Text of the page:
Perhaps the most comforting result is that the mean value of the growth rate of GDP per caput for those countries classified as belonging to the low PFI regime (0.030) is almost three times as large as the mean value of the growth rate of those countries classified as belonging to the high PFI regime (0.012), as one would expect if the underlying theoretical model is an adequate representation of reality. Finally, note that the theoretically motivated assumption that there are no convergence effects in the regime associated with a nutritional growth trap is supported by the results presented in the second part of Table 9 (system (2)) where the logarithm of initial GDP per caput in the growth equation corresponding to the high PFI regime is included. The coefficient associated with log initial GDP per caput is equal to 0.001 with a corresponding tstatistic of 0.325. Thus, one of our identifying assumptions, namely the absence of convergence effects in the high PFI regime, is supported statistically by our empirical results.
Figure 6
Estimation of a tworegime (high PFI, low PFI) switching regression
Sample separation as determined by log GDP per caput and the PFI
Note : points to the southeast of the line are countrydecades classified by the switching regression presented in Table 9 (system (1)) as belonging to the high PFI regime; points to the northwest are countrydecades classified as belonging to the low PFI regime.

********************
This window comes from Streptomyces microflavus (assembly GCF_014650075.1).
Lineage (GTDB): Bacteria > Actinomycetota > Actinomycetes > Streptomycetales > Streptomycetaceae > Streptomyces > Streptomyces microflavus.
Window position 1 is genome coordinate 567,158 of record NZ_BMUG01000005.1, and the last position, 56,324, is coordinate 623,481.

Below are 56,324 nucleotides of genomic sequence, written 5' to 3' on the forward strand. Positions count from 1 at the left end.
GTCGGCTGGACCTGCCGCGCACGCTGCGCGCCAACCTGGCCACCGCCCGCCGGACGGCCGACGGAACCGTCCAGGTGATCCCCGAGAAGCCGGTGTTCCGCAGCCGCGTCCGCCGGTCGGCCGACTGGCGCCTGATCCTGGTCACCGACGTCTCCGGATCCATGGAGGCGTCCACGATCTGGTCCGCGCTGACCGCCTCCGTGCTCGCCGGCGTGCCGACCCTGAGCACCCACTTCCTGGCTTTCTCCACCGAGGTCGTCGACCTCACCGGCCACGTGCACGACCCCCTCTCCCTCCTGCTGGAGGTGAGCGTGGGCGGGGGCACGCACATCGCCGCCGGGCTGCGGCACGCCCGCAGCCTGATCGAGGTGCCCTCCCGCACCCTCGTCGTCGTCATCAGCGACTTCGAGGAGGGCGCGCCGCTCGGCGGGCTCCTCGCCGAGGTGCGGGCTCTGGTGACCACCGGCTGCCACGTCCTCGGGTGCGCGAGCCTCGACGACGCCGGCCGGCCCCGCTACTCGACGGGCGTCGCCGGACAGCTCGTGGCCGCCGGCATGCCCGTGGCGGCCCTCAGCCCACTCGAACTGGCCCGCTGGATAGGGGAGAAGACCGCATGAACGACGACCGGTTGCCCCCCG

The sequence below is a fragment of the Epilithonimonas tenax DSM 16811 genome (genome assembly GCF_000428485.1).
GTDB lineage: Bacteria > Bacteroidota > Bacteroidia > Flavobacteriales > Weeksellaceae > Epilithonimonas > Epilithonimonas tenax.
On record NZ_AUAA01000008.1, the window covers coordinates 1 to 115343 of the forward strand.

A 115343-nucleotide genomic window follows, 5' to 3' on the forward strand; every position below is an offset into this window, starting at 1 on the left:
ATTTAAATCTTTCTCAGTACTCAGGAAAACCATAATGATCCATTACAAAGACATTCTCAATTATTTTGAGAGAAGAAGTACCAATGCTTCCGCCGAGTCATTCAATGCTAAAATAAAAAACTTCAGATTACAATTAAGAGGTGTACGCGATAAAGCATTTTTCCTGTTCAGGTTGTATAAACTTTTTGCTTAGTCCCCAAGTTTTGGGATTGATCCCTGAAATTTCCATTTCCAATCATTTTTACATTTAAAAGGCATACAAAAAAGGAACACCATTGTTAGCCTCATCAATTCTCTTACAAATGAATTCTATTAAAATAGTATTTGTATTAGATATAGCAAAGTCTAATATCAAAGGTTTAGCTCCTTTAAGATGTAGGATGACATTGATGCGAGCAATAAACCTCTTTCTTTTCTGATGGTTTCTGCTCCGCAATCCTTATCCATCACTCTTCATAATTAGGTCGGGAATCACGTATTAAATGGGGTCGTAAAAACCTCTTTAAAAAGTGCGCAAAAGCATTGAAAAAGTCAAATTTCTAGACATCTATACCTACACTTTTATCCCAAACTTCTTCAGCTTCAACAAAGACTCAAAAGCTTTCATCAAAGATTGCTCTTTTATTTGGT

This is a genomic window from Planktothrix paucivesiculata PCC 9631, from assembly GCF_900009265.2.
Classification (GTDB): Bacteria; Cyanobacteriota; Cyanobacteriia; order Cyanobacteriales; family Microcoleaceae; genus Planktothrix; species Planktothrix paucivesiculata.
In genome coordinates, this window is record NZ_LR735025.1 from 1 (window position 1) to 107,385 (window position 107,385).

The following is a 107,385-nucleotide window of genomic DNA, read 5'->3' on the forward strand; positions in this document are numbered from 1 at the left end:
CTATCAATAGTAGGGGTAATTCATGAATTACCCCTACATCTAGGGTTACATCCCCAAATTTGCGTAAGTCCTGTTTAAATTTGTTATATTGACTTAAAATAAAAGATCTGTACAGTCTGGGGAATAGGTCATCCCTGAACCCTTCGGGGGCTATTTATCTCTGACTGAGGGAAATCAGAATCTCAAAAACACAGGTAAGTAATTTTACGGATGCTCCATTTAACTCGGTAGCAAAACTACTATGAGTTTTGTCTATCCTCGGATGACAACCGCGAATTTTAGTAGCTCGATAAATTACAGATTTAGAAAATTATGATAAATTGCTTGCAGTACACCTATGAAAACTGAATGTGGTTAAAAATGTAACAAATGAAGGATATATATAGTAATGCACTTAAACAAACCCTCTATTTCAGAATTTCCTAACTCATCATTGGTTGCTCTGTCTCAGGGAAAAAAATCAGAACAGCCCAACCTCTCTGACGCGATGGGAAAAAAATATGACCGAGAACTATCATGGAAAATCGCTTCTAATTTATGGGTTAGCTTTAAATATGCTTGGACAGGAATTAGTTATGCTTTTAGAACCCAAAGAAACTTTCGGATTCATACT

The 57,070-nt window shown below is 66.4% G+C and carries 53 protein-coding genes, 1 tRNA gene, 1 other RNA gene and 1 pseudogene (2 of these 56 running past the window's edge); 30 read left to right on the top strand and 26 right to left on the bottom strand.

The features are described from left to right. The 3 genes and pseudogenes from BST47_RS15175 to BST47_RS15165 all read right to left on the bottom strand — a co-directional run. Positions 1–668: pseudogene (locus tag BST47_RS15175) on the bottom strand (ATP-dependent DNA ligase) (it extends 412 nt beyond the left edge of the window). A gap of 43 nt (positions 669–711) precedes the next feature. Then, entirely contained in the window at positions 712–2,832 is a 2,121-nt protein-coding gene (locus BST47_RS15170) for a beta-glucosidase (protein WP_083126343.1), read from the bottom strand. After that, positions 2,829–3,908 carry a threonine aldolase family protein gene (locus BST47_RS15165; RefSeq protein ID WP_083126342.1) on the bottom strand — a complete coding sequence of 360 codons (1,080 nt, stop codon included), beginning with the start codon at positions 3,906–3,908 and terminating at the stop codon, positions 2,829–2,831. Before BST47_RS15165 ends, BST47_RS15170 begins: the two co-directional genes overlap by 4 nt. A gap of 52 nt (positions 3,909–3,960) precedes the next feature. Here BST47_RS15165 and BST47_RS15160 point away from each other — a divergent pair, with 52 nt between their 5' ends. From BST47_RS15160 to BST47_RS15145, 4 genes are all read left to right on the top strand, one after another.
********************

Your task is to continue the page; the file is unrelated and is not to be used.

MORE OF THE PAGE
TABLE 10
Nutritional growth traps?
Classification of countries by switching regression procedure
Countries belonging to a given regime during all decades for which data are available 

Countries stuck in high PFI regime through all decades for which data are available 
Afghanistan, Angola, Burundi, Benin, Burkina Faso, Bangladesh, Bolivia, Botswana, Central African Republic, Cameroon, Congo, Dominican Republic, Ecuador, Ethiopia, Gabon, Ghana, The Gambia, Guatemala, Honduras, Haiti, India, Jamaica, Kenya, Liberia, Sri Lanka, Lesotho, Madagascar, Mali, Mozambique, Mauritania, Mauritius, Malawi, Niger, Nigeria, Nicaragua, Nepal, Pakistan, Peru, Philippines, Rwanda, Sudan, Senegal, Sierra Leone, El Salvador, Somalia, Suriname, Chad, Togo, Thailand, Tanzania, Uganda, Republic of Yemen, Zaire, Zambia, Zimbabwe 
Countries in low PFI regime through all decades for which data are available 
Argentina, Australia, Austria, Belgium, Brazil, Barbados, Canada, Switzerland, Cyprus, Germany, Denmark, Spain, Finland, France, United Kingdom, Greece, Hong Kong, Ireland, Iceland, Israel, Italy, Jordan, Japan, Republic of Korea, Luxembourg, Mexico, Malta, Malaysia, Netherlands, Norway, New Zealand, Portugal, Paraguay, Singapore, Sweden, Trinidad and Tobago, Turkey, Uruguay, United States 
Countries changing regime between decades 

Emerged from high PFI regime in the 70s 
Algeria, Egypt, Morocco, Papua New Guinea, Syrian Arab Republic, Tunisia 
Emerged from high PFI regime in the 80s 
Myanmar, Colombia, Costa Rica, Indonesia, Swaziland 
Emerged from high PFI regime in 70s, but returned to high PFI regime in 80s 
Côte d'Ivoire, Guyana, Venezuela 
Fell into high PFI regime in 80s 
Chile, Panama